It has been two years since Israel launched one of its most brutal attacks on the Palestinian people of Gaza. For 51 days, Israel waged a ground and aerial attack on a besieged population and killed nearly 2,200 Palestinians, including 1462 civilians, of whom 551 were children; orphaned 1,500 children; left 370,000 children in need of psychosocial treatment; completely destroyed 18,000 homes; and, at the height of the onslaught, displaced half a million Palestinians. During the onslaught, 67 Israeli soldiers and six civilians were killed.

Despite overwhelming evidence of the disparity of power between Israel and Palestinians of Gaza, mainstream American media have repeatedly framed Israel as the victim, and critical pedagogical approaches continue to be policed, as demonstrated by the incendiary campaigns targeting Joseph Massad, Nadia Abu El-Haj, and others. For decades, the mainstream narrative has cast Gaza as the problem, even as Israel has engaged in excessive and brutal force and collective punishment in the form of occupation, siege, and frequent military assaults. This conversation has led to the treatment of Israel’s assaults on the coastal enclave as a national security issue, exceptional and distinct from the broader question of Palestine.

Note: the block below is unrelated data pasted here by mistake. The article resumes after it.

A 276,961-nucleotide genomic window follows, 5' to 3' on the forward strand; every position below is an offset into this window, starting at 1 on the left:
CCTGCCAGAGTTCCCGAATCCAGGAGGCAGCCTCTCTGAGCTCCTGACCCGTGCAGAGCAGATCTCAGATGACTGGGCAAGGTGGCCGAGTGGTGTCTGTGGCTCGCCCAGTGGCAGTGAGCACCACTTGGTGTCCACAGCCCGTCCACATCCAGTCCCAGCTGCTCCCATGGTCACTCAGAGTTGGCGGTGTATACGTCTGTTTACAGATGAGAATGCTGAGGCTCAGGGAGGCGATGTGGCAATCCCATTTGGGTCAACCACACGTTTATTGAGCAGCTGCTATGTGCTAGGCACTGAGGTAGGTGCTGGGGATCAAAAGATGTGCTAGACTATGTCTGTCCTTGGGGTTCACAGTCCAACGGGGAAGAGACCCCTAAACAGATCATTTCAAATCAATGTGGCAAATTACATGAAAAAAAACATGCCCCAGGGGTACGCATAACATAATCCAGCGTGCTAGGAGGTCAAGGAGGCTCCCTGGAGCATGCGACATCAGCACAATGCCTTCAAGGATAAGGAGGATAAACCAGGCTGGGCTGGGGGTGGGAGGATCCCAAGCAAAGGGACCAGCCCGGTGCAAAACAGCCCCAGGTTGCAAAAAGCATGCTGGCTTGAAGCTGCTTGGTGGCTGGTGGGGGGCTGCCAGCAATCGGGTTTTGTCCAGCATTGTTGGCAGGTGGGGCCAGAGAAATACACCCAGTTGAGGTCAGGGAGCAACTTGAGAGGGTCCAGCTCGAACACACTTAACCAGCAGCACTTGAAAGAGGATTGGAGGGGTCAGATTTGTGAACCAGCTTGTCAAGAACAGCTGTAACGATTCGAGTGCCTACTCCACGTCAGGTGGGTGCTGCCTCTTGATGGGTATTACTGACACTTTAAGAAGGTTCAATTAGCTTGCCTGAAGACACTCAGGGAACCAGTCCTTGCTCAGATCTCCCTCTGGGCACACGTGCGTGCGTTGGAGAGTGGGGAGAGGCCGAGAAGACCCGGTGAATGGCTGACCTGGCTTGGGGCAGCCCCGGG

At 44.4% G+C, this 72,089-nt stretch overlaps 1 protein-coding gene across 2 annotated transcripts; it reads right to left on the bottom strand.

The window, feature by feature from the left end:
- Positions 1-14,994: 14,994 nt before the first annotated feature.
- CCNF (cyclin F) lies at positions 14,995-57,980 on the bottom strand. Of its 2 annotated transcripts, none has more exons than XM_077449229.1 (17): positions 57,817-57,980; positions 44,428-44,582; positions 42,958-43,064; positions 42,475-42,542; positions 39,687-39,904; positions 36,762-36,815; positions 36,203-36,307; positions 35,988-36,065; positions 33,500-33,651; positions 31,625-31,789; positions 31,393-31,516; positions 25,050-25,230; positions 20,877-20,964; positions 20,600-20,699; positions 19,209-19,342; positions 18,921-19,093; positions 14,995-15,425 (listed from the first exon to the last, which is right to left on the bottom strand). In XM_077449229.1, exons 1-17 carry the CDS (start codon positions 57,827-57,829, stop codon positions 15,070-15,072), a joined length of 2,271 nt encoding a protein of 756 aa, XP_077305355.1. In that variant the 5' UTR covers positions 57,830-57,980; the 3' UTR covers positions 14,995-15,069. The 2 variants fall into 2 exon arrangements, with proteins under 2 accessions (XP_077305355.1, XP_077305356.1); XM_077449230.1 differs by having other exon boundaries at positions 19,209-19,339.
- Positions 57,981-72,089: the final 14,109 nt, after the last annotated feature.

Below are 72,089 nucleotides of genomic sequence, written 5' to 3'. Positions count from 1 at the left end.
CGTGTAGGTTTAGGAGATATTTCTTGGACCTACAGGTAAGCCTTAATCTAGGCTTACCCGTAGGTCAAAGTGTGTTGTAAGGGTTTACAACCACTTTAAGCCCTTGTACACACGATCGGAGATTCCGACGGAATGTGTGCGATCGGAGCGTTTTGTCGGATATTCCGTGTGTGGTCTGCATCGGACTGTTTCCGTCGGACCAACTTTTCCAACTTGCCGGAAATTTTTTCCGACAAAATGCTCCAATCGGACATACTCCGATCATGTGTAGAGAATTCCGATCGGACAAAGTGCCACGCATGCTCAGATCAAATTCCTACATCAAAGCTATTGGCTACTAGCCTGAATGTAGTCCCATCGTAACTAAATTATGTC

Now, a new pedagogical project, Gaza in Context, aims to correct the biases and misrepresentations reproduced, again and again, in mainstream media and educational coverage. The project provides historical context, situating Gaza within the larger narrative of Israeli settler-colonialism. Its lesson: Israel does not have a Hamas problem; it does not have a Gaza problem; it has a Palestine problem.

The project’s components include a teaching guide for instructional purposes, a bibliography for research purposes, and a compendium of Jadaliyya articles featured in what we call a Jad Mag. All of these elements are housed on the project’s website, which is part of a broader research initiative on Gaza led by the Forum on Arab and Muslim Affairs, a subsidiary organization of Arab Studies Institute.

The project also features the short film Gaza in Context, which seeks to explain the long and troubled history of Israel’s policies towards the Gaza Strip—policies that preceded the advent of Hamas suicide bombings and rocket fire and are distinct from its West Bank policies. The 20-minute film is available in four five-minute parts, and each part is accompanied by a teaching guide that can be used in the classroom and beyond.

The above video is Part 3 of the film; it should be read together with the curriculum on the History of Israel-Palestine.